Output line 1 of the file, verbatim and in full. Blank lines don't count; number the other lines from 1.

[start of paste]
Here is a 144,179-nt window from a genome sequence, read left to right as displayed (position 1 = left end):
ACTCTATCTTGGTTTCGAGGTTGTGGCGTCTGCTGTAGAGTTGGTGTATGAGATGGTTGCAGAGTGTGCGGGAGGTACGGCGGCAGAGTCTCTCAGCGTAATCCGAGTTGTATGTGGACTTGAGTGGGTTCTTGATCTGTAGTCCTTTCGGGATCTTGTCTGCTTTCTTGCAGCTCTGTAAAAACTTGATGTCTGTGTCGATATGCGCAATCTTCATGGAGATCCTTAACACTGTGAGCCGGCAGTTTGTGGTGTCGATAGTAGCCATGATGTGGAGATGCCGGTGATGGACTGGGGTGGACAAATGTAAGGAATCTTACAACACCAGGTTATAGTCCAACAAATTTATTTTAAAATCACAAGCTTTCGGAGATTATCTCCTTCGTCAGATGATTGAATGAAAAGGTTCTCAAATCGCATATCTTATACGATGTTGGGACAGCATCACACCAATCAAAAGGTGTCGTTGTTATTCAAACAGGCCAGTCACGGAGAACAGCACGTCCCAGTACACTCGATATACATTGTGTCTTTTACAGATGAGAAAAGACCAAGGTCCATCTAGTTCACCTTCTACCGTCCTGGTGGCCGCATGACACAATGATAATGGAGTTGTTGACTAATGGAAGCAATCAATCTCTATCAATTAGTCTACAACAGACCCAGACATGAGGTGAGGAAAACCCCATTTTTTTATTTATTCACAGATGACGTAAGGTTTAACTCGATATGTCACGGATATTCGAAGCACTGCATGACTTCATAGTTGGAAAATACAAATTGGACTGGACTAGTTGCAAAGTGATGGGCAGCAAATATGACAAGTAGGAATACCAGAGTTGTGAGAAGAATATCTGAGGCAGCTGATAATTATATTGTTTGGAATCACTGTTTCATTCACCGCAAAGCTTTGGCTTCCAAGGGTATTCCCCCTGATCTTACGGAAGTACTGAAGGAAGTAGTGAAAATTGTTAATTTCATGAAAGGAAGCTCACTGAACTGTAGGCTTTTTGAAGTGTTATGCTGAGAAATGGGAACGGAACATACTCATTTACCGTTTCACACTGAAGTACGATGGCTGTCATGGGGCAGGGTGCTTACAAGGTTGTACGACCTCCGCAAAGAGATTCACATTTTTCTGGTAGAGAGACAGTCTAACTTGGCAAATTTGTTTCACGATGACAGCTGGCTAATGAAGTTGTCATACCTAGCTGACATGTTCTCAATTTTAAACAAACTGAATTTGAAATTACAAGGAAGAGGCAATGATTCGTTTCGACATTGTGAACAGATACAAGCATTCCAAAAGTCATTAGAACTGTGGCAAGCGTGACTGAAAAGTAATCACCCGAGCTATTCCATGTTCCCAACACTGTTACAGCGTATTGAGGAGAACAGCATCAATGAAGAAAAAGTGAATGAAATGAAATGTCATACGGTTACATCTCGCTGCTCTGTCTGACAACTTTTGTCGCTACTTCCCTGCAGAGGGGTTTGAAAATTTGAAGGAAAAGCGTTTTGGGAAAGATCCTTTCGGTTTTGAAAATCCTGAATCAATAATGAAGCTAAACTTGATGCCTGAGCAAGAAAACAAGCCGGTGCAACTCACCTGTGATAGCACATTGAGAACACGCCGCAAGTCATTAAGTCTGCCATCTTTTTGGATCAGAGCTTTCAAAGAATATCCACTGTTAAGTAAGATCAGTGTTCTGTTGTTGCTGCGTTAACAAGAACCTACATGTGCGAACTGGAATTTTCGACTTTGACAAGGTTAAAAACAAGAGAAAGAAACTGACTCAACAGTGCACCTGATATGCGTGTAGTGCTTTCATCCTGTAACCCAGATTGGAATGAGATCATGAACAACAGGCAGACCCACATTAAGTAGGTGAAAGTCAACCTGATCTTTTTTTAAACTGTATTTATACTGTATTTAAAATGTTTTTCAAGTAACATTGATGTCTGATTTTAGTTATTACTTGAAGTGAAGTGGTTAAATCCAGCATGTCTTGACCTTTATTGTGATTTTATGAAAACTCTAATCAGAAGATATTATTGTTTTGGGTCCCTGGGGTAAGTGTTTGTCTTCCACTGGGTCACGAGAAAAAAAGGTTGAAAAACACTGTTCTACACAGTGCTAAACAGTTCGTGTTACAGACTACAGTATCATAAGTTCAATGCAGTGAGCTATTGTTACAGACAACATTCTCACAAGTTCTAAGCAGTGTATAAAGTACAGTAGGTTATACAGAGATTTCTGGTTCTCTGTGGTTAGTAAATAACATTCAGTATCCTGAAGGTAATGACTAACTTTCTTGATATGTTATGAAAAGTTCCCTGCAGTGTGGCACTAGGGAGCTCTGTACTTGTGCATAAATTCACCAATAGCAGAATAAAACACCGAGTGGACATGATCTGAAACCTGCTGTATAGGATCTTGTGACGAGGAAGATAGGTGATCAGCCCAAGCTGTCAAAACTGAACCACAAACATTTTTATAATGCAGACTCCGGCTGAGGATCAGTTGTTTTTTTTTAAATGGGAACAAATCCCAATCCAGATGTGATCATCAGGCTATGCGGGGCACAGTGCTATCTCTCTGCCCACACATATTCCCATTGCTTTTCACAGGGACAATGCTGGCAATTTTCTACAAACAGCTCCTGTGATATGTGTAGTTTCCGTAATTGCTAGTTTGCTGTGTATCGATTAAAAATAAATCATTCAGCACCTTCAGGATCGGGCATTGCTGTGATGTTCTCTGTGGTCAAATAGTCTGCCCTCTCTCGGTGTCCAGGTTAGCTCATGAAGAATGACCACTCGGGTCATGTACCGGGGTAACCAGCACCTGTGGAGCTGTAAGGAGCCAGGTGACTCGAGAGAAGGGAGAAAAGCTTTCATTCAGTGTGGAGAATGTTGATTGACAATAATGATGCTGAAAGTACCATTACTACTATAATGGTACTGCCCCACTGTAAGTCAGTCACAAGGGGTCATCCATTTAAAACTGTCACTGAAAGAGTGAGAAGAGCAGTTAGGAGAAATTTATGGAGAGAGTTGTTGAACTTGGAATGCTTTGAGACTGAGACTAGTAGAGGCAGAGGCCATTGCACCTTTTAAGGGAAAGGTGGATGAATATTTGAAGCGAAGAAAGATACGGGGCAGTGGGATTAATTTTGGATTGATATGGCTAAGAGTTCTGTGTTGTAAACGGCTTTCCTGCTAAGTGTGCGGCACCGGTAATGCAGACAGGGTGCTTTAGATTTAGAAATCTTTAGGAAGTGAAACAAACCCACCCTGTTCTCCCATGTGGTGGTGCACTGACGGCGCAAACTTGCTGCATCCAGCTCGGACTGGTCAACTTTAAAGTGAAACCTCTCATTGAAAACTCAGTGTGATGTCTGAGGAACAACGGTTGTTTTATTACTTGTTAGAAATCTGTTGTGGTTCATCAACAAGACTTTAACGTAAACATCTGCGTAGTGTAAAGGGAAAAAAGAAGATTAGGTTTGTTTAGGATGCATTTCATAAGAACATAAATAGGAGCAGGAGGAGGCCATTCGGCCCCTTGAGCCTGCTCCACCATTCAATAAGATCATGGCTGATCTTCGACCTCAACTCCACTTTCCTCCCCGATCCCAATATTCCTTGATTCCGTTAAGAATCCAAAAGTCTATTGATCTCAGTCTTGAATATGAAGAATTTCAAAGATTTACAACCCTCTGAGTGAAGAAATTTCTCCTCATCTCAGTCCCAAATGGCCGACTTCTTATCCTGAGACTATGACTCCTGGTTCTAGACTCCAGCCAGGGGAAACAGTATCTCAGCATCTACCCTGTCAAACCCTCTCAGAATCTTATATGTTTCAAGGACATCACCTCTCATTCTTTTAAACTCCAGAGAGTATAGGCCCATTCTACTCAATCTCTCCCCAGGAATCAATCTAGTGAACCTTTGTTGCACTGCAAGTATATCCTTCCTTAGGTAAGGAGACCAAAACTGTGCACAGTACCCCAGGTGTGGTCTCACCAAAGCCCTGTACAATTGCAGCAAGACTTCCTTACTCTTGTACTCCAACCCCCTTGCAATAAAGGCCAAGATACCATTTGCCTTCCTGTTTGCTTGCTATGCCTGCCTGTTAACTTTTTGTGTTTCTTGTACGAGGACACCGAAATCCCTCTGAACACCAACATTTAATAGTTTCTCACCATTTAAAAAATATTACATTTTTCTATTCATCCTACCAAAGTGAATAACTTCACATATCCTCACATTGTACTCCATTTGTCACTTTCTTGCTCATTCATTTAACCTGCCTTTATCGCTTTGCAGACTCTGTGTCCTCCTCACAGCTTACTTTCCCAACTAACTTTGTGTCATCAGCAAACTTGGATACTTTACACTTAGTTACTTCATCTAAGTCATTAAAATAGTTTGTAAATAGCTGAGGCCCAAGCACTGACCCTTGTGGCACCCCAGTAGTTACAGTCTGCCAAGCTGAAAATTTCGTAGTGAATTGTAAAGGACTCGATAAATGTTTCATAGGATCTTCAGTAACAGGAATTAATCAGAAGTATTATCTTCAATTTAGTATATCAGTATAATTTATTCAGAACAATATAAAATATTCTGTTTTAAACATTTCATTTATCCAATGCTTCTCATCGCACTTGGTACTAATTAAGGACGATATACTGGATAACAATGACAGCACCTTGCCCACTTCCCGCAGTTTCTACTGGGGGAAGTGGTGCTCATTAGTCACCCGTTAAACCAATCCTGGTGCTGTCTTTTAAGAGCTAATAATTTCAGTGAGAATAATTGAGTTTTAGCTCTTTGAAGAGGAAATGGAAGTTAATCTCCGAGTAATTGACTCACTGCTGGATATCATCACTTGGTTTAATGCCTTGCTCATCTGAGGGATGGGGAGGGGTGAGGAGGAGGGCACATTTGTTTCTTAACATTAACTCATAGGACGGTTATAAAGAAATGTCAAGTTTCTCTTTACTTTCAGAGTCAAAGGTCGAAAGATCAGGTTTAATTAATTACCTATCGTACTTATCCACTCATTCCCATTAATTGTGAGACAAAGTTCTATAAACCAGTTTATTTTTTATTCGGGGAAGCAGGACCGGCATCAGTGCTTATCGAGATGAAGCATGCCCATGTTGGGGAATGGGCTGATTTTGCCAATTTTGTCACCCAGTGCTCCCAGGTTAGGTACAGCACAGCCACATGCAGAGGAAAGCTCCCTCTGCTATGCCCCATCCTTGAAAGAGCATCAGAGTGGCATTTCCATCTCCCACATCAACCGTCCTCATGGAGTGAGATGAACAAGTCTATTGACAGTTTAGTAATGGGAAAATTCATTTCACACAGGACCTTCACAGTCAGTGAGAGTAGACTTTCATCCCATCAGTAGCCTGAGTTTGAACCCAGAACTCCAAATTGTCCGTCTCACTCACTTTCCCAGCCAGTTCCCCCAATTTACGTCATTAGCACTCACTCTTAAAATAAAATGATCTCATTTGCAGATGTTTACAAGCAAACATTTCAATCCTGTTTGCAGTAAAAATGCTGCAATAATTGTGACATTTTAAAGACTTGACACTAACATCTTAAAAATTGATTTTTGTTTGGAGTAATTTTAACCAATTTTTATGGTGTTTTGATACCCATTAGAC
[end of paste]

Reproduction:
Here is a 144,179-nt window from a genome sequence, read left to right as displayed (position 1 = left end):